04:23 As soon as you have a patient who is severely immunocompromised, who then contrives HSV-2, what happens? Acute hemorrhagic necrotizing type of encephalitis, could I be any more dramatic about HSV? Here, we have another type of viral encephalitis, but this is called progressive, multifocal leukoencephalopathy.

    04:46 And as soon as you here about PML, by reflex, you should be thinking about J-C, J-C-, JC virus.

    04:53 And in pharmacology, there are certain drugs that could be then given in which your patient is predisposed to JC virus and make sure you’re quite familiar with those drugs in which the patient, amazingly, is susceptible to leukoencephalopathy.

    05:12 What does that mean to you? What does leuko mean? White.

    05:16 What does encephalopathy mean? Damage to the brain parenchyma, multifocal.

    05:21 So if there’s destruction of your white matter, if you take a look at this imaging study, you see the areas that are opaquish or whitish? Those are the areas in which the brain parenchyma is undergoing demyelination.

    05:38 Look at this.

    05:40 I said demyelination.

    05:42 Soon as your myelin in your CNS, you tell me, what kind of cells? Good.

    05:47 Oligodendrocytes, right? So now we have virus preferentially.

    05:52 Unbelievably, this virus will then prefer the oligodendrocytes, resulting in what? Leukoencephalopathy.

    06:01 Demyelination occurs in immunocompromised patients and also think about those drugs and PML, does not enhance on MRI as opposed to CNS lymphomas and toxoplasmosis.

    06:13 And those regions, we have absolute enhancement.

    06:17 Here, with brain damage, you’re going to find more of your leukoencephalopathic type of findings.

    06:27 VZV.

    06:28 When would you find this perhaps? Causing damage or infection of the brain or reactivation? And what’s reactivation? You should be thinking about a patient that’s immunocompromised.

    06:39 Older and, of course, this then brings you to your topic of shingles.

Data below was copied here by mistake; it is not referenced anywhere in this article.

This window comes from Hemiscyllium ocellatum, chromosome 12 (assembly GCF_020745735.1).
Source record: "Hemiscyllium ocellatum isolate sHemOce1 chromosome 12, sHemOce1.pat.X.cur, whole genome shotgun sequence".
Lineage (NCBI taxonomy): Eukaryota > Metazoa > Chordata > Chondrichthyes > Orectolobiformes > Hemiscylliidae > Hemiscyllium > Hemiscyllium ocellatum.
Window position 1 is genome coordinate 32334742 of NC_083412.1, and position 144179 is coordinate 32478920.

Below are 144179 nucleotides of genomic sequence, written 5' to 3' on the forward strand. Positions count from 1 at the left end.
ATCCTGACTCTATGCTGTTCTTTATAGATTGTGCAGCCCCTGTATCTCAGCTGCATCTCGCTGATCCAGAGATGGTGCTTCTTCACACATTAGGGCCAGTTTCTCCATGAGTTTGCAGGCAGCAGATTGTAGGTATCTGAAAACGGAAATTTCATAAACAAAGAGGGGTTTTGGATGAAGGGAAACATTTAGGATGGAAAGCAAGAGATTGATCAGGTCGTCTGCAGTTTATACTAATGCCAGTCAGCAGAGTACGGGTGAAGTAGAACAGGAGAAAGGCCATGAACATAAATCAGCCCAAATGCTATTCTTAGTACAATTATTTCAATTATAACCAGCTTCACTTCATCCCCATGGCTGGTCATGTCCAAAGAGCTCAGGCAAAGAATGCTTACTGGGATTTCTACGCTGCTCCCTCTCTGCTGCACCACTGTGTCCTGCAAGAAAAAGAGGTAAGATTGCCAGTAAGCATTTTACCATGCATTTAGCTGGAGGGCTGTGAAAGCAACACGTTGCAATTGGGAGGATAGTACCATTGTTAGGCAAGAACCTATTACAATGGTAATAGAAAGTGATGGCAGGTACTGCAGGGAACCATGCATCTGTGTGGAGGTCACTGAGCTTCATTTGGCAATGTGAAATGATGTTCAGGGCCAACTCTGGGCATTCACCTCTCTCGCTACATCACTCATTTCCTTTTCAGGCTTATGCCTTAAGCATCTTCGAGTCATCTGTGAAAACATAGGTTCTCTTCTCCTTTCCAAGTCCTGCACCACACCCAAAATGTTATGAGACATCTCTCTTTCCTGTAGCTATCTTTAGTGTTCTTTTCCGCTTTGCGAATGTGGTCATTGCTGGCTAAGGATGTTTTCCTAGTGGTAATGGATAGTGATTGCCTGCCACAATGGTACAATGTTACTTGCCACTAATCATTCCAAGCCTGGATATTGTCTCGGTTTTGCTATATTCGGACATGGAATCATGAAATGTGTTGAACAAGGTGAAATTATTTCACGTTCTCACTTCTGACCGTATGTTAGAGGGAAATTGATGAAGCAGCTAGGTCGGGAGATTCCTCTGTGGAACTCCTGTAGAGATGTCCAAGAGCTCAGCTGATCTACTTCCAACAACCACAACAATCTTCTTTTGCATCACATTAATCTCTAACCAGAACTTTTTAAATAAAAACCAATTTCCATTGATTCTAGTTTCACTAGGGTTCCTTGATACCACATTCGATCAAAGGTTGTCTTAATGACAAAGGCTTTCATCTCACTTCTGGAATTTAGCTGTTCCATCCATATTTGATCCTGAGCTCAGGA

06:43 But there’s every possibility that a brain infection may take place.

    06:47 We have persistent post-herpetic neuralgia syndrome in up to 10% of patients, be careful with this.

    06:54 We say post-herpetic because what is varicella zoster? It’s herpes family isn’t it? Also associated with what’s known as a granulomatous arteritis.

    07:06 It may cause an acute encephalitis with numerous sharply circumscribed lesions characterized by early demyelination.

    07:17 Inclusion bodies can be found in the glia and neurons.

    07:21 Here, for the most part, think of reactivation, please, with varicella zoster virus and please don’t forget about the post-herpetic neuralgia syndrome in up to 10% of your patients.


    About the Lecture

    The lecture Herpes Simplex Encephalitis: HSV-1 and HSV-2 by Carlo Raj, MD is from the course CNS Infection—Clinical Neurology. It contains the following chapters:

    • Herpes Simplex Encephalitis: HSV-1
    • Herpes Simplex Encephalitis: HSV-2
    • Acute Viral Meningitis: CSF Findings
    • Progressive Multifocal Leukoencephalopathy
    • Varicella Zoster Virus (Herpes Zoster)

    Included Quiz Questions

    1. 15 years to 35 years
    2. Less than 1 month old
    3. Between 1 month to 2 years
    4. Between 40 years to 60 years
    5. More than 60 years old
    1. Orbital gyrus of frontal lobe
    2. Middle temporal gyrus of temporal lobe
    3. Angular gyrus of parietal lobe
    4. Lateral occipital gyrus of occipital lobe
    5. Pituitary gland
    1. Cowdry bodies type A bodies
    2. Negri bodies
    3. Molluscum bodies
    4. Henderson Patterson bodies
    5. Cowdry type B bodies
    1. CSF HSV PCR
    2. CSF cell counts
    3. CSF protein
    4. CSF glucose
    5. Clinical diagnosis
    1. HSV 2
    2. HSV 1
    3. St. Louis virus
    4. Neisseria meningitidis
    5. Borrelia burgdorferi
    1. Oligodendrocytes
    2. Microglia
    3. Astrocytes
    4. Ependymal cells
    5. Peripheral nerve cells
    1. Herpes Zoster
    2. Herpes Simplex virus 1
    3. Herpes Simplex virus 2
    4. Borrelia Burgdorferi
    5. St. Louis virus

    Author of lecture Herpes Simplex Encephalitis: HSV-1 and HSV-2

     Carlo Raj, MD

    Carlo Raj, MD